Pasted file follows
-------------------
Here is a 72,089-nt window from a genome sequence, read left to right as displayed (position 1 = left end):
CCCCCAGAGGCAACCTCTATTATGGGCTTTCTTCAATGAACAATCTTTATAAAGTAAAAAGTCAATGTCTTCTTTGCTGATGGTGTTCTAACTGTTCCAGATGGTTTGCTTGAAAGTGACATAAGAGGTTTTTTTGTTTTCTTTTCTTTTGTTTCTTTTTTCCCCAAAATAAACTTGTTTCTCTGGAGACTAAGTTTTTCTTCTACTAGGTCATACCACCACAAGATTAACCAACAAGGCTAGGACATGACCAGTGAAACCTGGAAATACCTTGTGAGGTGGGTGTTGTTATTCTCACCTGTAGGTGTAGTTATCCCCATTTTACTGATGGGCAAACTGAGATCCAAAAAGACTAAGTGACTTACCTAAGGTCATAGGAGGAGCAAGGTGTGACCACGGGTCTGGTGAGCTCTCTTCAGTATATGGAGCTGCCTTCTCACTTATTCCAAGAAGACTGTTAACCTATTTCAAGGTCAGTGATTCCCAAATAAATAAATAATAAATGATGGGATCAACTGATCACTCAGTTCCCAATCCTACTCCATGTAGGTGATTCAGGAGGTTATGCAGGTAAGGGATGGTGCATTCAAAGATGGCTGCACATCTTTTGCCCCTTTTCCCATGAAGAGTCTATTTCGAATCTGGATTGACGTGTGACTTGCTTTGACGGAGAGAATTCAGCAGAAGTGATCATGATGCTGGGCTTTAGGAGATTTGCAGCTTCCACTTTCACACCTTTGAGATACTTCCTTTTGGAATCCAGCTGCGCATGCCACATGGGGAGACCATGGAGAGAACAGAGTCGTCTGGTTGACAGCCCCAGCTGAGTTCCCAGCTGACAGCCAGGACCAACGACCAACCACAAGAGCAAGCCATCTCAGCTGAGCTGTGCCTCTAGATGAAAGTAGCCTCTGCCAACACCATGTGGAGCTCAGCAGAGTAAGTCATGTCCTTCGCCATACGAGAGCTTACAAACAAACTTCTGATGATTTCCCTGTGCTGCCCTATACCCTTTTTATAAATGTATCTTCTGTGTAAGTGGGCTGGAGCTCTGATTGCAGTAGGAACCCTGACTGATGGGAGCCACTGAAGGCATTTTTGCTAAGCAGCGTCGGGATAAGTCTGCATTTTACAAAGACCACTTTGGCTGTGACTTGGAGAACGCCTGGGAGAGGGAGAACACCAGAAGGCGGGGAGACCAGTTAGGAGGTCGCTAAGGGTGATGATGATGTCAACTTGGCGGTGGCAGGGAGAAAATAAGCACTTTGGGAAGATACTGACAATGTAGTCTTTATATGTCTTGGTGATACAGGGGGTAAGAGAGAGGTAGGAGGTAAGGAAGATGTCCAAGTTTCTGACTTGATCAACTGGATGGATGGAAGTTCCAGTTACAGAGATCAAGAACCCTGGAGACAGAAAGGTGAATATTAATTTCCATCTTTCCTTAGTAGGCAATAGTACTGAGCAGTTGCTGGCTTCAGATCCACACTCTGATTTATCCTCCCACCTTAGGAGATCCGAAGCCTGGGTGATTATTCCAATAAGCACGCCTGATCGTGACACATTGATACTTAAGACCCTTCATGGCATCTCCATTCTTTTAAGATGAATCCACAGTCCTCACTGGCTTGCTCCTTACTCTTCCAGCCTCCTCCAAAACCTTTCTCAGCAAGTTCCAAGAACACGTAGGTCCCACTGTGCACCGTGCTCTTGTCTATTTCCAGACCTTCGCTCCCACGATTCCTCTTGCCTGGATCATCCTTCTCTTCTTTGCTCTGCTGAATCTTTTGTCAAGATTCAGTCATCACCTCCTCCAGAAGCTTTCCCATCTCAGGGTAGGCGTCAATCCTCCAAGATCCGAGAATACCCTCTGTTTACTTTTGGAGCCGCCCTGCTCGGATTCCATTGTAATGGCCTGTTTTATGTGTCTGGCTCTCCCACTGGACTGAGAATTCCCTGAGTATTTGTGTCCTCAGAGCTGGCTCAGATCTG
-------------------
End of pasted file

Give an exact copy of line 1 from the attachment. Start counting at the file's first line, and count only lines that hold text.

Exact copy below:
Here is a 72,089-nt window from a genome sequence, read left to right as displayed (position 1 = left end):